Copyright: 1996 - 2024
BSEE - KB3UON
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Designing Microstrip on a PCB with unknown substrate - RF Cafe Forums
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lots of great posts in the archive that ware worth looking at.
Below are the old forum threads, including responses to the original posts.
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Post subject: Designing Microstrip on a PCB with unknown
Unread postPosted: Fri Mar 25, 2005 12:24 pm
I have bought some double sided PCBoard for Microwave work from
Ebay, it was cheap, looks of good quality and is in bulk but unfortunately
I don't know what the substrate material used in it is, or how thick
the copper is. How can I find out, is there some test that I can perform?
I will be etching 50ohm microstrip lines on it, how can I determine
the right thickness for the lines without any knowledge of the board
material or Er (relative substrate electric permitivity)? Any ideas?
Unread postPosted: Sat Mar 26, 2005 9:07 am
First check if there
are any labels or markings attatched to any pieces. Post this info up,
as it may contain the information you are looking for.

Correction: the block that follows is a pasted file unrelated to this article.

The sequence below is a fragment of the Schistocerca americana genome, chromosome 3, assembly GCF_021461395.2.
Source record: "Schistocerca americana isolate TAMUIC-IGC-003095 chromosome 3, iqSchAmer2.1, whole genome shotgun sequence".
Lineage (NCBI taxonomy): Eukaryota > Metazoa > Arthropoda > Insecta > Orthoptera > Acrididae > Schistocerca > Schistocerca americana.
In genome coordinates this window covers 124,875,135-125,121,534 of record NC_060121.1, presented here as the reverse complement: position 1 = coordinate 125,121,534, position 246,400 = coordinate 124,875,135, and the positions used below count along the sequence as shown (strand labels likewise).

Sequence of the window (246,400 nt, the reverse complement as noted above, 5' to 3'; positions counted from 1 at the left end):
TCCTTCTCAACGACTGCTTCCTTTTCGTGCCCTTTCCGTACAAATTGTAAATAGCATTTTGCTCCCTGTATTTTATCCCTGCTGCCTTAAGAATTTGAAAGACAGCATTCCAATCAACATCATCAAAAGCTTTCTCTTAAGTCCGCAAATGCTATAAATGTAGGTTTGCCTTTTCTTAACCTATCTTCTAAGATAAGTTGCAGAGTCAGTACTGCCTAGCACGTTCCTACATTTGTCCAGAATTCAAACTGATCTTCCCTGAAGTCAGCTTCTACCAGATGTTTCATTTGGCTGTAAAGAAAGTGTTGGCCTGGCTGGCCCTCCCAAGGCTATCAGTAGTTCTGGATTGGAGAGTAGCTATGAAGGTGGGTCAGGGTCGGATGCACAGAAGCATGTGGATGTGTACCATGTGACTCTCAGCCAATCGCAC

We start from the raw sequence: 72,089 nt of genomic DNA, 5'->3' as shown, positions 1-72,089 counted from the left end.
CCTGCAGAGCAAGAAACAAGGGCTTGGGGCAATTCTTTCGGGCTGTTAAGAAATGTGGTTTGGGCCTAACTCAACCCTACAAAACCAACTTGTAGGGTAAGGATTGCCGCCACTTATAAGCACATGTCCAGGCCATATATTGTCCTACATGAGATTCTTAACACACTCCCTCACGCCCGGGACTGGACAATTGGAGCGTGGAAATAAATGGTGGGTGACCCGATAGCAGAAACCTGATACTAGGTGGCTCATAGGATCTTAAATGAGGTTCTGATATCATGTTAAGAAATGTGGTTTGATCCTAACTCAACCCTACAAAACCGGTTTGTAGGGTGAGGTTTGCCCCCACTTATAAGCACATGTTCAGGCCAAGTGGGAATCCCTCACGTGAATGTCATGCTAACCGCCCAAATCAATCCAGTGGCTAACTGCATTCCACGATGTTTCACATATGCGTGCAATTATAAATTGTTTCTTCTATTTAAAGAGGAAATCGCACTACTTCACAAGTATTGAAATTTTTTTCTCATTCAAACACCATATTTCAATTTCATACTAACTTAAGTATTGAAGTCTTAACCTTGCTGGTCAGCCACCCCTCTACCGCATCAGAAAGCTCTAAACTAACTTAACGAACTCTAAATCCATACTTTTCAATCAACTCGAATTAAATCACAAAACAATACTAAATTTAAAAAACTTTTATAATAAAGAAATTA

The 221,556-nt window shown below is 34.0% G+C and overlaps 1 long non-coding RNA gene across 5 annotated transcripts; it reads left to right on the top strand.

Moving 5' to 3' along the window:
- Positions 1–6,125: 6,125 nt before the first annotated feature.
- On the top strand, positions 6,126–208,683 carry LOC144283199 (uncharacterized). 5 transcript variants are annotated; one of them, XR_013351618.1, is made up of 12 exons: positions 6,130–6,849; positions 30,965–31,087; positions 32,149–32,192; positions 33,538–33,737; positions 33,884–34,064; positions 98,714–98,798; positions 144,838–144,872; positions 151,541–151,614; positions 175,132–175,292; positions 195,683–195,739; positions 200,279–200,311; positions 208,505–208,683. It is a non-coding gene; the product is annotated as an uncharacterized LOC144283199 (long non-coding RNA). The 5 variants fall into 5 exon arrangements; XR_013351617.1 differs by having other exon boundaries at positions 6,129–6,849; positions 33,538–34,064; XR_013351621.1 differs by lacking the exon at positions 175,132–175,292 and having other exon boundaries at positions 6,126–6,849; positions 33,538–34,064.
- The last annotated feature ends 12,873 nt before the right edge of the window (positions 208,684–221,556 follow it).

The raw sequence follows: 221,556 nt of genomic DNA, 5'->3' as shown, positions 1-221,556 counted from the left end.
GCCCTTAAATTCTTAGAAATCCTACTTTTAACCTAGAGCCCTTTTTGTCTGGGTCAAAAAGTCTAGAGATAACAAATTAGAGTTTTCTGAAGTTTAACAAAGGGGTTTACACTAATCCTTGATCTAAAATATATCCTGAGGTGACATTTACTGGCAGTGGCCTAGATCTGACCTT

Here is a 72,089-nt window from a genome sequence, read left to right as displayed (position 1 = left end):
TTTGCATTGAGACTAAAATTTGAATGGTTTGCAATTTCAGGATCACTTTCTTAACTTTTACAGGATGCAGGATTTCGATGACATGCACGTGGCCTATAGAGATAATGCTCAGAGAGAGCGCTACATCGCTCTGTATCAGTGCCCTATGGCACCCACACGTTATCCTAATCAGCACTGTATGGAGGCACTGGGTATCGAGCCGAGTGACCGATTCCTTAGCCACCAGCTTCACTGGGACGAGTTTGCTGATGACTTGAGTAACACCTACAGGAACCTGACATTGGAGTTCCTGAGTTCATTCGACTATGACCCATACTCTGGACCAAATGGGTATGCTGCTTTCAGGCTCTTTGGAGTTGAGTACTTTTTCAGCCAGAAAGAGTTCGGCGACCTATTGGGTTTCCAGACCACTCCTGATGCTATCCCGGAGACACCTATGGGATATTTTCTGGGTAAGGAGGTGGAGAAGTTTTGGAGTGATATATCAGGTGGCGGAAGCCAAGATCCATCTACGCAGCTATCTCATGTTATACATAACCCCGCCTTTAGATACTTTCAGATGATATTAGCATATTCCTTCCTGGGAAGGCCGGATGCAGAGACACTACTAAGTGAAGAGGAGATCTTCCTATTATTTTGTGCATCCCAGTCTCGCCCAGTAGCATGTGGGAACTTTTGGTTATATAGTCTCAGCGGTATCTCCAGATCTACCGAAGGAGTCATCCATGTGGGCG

Rogers, Arlon and Taconic websites ( I know there are more manufacturers,
but these are the most common)
The physical dimensions are easily
measured with a micrometer or vernier caliper.
As a first guess,
use a line width that is the same as the material thickness, although
absolute value of impedance will be unknown, it will be reasonable to
To measure Er, I would suggest that you etch some
test resonators of known dimensions using this line width onto a spare
piece, and measure the response on a VNA. If you have no VNA available,
any means of measuring VSWR with frequency will do. I would recommend
a ring resonator, coupled lightly as possible. Using ring resonator
eliminates the capacitive end effects of a open line. The S11 (VSWR)
response will dip at the point where the ring is electricaly one wavelength
around (use centre line of strip). Be aware that this will repeat at
integer wavelength multiples.
You can now apply the microstrip
design equations (or goal seek in excel) to give a reasonably accurate
value for Er.
Unread postPosted: Mon Mar 28, 2005 3:40 pm
There are no markings
or stickers on the board itself but I'll try your procedure, thank you
for the tips!
Unread postPosted: Tue May 17, 2005 9:29
The guest who suggested the resonator is correct, the method
suggested is the standard procedure used to determine er ( dielectric
constant).. The equation he was refering to is: Lambda=C/(sqrt(er)*F);
where Lambda is the wavelength , c is the speed of light, f=the frequency.